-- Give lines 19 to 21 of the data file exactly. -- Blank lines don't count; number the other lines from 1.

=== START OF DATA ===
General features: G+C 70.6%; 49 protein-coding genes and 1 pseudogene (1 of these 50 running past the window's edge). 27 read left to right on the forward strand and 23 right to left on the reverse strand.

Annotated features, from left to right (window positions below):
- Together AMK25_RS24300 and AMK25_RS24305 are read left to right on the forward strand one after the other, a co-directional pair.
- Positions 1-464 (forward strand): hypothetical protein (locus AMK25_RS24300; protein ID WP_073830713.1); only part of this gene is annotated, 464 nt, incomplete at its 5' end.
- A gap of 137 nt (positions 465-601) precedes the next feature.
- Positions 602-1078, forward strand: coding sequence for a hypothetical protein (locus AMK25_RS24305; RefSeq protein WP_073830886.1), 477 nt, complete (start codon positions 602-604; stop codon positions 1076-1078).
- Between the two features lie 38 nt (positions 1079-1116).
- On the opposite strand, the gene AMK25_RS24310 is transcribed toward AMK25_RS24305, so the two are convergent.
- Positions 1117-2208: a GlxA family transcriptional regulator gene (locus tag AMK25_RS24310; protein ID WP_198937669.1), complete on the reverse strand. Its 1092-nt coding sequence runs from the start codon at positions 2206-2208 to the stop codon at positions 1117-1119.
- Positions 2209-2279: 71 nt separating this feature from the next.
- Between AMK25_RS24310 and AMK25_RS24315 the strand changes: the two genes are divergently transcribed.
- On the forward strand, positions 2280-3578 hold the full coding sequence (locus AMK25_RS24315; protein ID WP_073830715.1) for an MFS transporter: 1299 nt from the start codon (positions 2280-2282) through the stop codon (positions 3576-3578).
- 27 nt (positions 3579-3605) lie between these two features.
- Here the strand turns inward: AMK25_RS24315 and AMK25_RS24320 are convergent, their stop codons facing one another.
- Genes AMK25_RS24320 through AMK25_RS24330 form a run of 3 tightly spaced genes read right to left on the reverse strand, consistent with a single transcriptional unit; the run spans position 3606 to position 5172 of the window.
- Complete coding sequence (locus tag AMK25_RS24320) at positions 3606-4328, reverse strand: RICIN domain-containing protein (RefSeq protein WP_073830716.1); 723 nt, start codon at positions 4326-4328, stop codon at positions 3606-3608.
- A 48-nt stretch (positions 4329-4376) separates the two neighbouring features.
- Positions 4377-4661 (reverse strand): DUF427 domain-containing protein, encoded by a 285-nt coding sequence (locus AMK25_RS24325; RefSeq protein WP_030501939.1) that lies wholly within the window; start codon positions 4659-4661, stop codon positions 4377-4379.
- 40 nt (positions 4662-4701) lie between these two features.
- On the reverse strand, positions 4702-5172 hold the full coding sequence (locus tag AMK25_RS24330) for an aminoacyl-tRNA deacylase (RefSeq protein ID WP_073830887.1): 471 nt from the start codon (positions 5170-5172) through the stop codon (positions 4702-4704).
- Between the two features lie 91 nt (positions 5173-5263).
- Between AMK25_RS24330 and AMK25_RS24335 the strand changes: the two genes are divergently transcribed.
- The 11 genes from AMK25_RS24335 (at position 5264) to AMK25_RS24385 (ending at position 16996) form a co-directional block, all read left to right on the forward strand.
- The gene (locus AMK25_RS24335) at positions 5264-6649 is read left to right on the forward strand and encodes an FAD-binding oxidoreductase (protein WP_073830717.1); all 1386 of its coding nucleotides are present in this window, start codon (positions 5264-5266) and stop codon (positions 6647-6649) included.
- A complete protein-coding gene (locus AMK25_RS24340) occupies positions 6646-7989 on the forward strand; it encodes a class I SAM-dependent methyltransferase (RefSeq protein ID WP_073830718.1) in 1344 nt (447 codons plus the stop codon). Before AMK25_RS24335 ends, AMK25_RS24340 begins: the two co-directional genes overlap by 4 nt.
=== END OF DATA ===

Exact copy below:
- 40 nt (positions 4662-4701) lie between these two features.
- On the reverse strand, positions 4702-5172 hold the full coding sequence (locus tag AMK25_RS24330) for an aminoacyl-tRNA deacylase (RefSeq protein ID WP_073830887.1): 471 nt from the start codon (positions 5170-5172) through the stop codon (positions 4702-4704).
- Between the two features lie 91 nt (positions 5173-5263).